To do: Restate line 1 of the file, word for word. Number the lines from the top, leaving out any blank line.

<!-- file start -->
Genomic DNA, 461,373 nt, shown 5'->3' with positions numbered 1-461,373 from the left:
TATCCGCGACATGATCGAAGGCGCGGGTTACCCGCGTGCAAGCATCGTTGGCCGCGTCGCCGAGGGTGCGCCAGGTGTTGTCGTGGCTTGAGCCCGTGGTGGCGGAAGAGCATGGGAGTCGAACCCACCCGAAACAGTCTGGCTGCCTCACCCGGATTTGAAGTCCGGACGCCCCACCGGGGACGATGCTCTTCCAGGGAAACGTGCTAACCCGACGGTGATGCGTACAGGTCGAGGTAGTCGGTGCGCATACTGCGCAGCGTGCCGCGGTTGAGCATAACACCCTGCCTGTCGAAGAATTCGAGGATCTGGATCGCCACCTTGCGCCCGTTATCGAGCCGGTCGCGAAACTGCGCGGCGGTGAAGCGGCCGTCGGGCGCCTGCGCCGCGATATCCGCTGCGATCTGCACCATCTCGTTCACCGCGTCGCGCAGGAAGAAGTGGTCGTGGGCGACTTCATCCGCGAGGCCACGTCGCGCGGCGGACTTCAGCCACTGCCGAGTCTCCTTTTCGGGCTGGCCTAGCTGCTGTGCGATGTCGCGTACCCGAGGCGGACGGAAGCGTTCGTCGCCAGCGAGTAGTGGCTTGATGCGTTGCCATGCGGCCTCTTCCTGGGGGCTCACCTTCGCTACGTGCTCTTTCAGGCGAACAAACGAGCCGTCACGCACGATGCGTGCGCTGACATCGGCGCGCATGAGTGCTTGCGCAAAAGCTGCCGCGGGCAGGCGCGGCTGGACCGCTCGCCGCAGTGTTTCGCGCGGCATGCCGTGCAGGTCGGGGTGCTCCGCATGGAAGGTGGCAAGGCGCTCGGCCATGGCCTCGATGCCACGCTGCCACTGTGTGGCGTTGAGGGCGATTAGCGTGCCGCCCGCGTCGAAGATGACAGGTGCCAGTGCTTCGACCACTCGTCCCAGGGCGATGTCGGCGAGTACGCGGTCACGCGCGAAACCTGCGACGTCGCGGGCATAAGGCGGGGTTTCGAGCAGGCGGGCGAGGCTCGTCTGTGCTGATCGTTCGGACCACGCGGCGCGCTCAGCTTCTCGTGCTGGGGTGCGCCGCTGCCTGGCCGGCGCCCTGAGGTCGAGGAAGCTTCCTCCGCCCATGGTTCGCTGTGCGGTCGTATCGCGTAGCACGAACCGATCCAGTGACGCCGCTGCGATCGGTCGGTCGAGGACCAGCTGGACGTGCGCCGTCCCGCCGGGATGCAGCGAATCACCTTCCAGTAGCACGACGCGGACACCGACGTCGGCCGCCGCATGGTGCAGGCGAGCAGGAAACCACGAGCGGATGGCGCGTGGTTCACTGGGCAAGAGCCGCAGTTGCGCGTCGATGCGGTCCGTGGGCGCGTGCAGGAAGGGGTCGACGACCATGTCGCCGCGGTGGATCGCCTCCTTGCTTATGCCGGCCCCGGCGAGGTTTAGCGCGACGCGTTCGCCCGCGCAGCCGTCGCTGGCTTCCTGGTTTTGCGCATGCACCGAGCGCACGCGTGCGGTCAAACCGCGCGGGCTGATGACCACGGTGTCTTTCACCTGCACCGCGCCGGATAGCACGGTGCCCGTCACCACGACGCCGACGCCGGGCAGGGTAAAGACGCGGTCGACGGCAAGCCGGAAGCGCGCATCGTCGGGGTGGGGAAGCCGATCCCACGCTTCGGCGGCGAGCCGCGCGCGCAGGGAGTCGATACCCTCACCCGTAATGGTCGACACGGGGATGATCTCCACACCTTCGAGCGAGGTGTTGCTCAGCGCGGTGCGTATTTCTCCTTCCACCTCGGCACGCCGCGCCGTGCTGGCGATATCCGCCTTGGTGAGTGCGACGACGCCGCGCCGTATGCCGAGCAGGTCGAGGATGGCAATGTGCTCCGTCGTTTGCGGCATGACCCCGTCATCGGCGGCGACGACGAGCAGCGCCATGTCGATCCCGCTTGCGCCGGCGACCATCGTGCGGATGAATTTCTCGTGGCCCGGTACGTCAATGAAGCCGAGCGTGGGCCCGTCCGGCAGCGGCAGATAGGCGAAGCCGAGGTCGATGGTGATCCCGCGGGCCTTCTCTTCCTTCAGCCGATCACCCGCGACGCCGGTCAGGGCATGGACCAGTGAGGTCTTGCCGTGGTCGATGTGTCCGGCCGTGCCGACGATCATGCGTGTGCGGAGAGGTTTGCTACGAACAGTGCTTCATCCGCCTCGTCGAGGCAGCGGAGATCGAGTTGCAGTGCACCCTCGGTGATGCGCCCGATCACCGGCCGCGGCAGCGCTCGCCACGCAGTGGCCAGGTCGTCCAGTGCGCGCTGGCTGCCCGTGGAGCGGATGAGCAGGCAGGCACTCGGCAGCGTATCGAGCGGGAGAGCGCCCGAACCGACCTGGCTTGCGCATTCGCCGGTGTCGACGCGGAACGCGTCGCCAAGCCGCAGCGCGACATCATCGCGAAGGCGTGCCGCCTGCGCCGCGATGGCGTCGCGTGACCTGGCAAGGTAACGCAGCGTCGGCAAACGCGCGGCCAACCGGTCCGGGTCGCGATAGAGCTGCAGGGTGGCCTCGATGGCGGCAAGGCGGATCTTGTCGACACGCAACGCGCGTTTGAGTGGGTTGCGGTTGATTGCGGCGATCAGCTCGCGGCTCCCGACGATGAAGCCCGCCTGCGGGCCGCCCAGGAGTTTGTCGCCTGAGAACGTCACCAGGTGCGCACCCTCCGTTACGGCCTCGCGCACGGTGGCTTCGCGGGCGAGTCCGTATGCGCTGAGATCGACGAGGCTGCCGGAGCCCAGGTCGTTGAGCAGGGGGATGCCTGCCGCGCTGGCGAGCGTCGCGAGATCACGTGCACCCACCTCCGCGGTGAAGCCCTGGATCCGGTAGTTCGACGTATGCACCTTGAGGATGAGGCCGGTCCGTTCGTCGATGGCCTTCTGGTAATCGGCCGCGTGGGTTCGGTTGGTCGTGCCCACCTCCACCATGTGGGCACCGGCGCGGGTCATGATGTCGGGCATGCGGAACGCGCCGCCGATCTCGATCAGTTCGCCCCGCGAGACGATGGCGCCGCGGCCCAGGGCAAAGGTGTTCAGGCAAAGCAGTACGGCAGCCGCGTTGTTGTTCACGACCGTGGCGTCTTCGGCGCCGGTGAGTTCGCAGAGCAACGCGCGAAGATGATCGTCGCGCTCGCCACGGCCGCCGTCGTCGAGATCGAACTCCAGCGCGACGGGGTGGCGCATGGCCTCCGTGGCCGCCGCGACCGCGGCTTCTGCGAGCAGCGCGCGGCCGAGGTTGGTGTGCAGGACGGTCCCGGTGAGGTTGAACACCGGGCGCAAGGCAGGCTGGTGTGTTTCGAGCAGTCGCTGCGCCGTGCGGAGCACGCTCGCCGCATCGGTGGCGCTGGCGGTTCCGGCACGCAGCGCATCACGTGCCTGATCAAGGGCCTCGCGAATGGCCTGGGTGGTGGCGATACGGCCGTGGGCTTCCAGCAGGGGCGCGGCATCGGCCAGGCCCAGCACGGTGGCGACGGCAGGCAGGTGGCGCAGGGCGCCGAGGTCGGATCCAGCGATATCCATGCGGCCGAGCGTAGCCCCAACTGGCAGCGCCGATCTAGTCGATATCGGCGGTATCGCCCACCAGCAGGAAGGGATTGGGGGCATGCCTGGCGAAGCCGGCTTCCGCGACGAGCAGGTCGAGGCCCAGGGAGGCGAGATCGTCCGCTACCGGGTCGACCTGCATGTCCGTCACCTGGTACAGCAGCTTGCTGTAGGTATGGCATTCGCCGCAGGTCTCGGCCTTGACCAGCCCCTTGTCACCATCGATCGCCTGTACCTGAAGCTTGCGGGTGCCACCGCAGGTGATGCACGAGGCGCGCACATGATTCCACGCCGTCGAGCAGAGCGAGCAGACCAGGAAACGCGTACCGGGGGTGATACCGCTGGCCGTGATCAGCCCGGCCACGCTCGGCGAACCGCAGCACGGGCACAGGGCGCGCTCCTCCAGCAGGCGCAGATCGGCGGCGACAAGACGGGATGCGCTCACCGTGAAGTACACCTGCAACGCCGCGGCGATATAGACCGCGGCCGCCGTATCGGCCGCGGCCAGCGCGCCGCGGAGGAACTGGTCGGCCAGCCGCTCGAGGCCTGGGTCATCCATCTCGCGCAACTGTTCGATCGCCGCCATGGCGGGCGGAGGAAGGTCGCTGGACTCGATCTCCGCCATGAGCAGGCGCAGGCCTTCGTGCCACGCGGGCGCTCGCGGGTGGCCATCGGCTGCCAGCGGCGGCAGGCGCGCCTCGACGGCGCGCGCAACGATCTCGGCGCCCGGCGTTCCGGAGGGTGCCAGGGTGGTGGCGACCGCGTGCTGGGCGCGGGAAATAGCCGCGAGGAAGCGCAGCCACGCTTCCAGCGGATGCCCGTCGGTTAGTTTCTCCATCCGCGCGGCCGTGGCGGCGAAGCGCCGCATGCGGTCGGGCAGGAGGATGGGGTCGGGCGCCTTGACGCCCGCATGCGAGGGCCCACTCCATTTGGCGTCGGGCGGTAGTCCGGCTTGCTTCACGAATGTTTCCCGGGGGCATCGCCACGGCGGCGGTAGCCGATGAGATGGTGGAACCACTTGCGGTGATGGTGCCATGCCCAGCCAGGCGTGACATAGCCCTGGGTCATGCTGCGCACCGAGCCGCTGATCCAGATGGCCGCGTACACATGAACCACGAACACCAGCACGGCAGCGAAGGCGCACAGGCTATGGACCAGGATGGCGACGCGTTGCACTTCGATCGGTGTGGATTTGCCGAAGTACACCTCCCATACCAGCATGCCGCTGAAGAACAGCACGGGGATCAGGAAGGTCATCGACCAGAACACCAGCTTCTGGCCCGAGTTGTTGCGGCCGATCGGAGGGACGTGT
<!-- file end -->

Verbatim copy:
Genomic DNA, 461,373 nt, shown 5'->3' with positions numbered 1-461,373 from the left: